Artibus et Historiae no. 18 (IX)1988, ISSN 0391-9064
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DOROTHY M. KOSINSKI - Gustave Courbet's The Sleepers. The Lesbian Image in Nineteenth-Century French Art and Literature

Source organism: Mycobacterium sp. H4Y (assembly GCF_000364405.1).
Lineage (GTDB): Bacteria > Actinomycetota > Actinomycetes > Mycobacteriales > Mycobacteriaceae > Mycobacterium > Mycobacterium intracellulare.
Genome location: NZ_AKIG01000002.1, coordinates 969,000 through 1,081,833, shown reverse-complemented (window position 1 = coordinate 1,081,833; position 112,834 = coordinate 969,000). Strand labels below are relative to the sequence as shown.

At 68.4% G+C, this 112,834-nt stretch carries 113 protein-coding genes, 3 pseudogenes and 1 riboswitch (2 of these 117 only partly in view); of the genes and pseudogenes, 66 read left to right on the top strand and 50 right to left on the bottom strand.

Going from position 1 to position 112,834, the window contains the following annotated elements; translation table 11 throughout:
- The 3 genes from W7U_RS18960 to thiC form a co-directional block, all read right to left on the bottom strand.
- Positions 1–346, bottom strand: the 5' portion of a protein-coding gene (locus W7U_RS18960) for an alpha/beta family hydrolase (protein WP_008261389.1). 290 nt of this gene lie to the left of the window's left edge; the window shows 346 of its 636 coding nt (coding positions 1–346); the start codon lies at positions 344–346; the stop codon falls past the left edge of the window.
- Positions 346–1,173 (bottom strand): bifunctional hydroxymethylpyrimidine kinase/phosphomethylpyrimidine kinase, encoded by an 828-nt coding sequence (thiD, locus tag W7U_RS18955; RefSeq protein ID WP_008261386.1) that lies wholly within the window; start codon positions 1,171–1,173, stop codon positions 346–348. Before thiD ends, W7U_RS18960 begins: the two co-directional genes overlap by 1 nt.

Courbet's The Sleepers may be seen as a Realist interpretation of the latent lesbianism evident in many eighteenth-century works with the mythological subject of Diana. The theme of lesbianism was popular in the nineteenth century, especially with artists or writers who advocated Realism or Naturalism, including Toulouse-Lautrec, Degas, Maupassant, Zola and Flaubert. Lesbianism was, as well, a preferred theme of popular erotica, witness the lithographs of Deveria or Tassaert. In Gautier's Mademoiselle de Maupin, lesbianism is one expression of the author's theory of art-for-art's sake, his attack on bourgeois conventions and morality. In Baudelaire's Fleurs du Mal, lesbianism expresses his struggle between extremes of debauchery and asceticism. With the fin-de-siecle, lesbianism, along with androgyny, hermaphroditism and incest, figures in the works of Decadent authors. This theme also has a sociological or psychological context, reflecting the artist's, writer's or patron's personal response to an actual social phenomenon.